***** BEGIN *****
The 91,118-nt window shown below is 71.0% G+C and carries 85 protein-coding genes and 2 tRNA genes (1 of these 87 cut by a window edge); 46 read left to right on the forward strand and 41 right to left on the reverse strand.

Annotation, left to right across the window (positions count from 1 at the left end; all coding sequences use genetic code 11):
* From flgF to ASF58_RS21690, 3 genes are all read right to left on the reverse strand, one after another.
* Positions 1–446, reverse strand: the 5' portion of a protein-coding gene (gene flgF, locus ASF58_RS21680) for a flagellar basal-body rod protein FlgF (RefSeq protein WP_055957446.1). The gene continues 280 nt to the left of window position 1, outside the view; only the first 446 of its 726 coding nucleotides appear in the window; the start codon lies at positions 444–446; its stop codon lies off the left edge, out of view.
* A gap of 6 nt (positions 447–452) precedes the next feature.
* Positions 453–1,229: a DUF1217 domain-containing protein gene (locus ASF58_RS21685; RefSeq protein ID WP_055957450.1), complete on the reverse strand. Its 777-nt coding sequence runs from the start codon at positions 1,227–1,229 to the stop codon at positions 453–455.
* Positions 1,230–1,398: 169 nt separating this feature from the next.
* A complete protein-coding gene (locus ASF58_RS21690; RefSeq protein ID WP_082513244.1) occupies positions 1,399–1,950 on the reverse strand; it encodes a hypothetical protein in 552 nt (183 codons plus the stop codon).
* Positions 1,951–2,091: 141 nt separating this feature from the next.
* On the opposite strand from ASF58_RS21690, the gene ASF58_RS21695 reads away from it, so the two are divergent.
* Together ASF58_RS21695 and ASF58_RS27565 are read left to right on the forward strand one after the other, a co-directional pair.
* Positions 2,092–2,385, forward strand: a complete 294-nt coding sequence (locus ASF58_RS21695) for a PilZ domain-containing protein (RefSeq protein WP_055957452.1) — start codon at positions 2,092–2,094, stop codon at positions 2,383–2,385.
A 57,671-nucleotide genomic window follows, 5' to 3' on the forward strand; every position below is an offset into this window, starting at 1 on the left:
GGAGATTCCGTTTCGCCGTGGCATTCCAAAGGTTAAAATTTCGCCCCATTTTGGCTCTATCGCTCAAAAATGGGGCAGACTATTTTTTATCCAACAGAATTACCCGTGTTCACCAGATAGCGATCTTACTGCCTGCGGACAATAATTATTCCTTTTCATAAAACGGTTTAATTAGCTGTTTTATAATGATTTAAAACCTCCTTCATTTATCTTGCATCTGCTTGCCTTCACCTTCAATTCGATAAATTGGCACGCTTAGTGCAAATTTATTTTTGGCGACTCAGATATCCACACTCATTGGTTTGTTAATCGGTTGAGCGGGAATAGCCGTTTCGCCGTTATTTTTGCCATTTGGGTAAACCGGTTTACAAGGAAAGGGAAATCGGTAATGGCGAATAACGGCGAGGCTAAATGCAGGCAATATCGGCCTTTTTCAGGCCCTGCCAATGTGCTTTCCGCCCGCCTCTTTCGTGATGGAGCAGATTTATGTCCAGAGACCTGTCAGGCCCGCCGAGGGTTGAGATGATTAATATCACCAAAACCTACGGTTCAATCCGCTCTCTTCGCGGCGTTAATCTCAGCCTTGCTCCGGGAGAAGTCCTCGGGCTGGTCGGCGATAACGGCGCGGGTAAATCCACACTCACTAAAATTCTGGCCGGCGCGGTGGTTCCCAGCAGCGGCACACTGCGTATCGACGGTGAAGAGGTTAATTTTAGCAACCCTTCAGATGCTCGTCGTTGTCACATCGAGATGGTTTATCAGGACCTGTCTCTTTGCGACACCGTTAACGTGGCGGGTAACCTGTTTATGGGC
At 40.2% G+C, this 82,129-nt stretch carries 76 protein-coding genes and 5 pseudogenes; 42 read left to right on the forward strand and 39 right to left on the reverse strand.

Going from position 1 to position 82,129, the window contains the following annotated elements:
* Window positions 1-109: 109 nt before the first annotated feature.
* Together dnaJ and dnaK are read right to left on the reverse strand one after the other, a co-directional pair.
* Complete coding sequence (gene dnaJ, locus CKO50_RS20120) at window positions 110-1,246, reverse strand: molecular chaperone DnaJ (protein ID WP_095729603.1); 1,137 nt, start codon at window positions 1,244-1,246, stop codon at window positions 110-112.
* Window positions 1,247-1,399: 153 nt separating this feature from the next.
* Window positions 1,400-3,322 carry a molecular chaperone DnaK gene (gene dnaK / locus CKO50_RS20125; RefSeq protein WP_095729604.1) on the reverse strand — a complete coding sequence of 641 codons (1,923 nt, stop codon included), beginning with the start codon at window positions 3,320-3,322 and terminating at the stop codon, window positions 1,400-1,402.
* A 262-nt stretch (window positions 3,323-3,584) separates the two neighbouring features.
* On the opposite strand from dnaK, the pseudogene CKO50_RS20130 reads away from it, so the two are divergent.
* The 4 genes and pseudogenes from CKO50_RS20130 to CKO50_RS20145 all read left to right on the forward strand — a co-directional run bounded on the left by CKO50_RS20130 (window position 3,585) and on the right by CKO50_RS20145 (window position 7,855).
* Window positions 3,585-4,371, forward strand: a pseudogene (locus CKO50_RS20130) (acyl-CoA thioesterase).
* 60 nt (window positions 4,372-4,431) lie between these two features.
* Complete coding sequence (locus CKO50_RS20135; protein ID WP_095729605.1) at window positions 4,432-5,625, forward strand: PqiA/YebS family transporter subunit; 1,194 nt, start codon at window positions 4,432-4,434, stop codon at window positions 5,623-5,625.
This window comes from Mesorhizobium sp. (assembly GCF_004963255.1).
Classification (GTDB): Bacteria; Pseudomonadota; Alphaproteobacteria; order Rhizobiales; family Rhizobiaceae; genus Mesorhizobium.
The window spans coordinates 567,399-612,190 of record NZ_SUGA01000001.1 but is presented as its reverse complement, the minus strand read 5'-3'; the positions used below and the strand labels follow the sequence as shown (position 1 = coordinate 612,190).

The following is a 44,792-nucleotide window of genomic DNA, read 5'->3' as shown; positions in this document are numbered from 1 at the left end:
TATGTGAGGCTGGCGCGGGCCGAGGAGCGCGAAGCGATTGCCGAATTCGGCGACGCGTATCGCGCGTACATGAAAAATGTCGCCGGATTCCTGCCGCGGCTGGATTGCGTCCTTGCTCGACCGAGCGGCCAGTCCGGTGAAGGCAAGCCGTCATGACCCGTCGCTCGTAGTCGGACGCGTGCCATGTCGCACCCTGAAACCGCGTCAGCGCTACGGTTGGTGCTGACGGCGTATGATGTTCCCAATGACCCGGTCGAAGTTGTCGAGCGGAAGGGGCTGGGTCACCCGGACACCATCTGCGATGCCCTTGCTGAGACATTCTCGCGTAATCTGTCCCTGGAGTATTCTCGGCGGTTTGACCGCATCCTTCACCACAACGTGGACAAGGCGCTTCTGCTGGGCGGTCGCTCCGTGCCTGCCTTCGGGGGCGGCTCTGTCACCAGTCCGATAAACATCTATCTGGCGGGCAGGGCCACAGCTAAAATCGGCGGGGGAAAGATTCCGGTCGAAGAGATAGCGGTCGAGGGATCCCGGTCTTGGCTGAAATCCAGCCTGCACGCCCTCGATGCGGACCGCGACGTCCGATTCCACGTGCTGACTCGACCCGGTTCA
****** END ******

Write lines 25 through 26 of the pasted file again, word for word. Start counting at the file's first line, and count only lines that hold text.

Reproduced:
* Window positions 3,585-4,371, forward strand: a pseudogene (locus CKO50_RS20130) (acyl-CoA thioesterase).
* 60 nt (window positions 4,372-4,431) lie between these two features.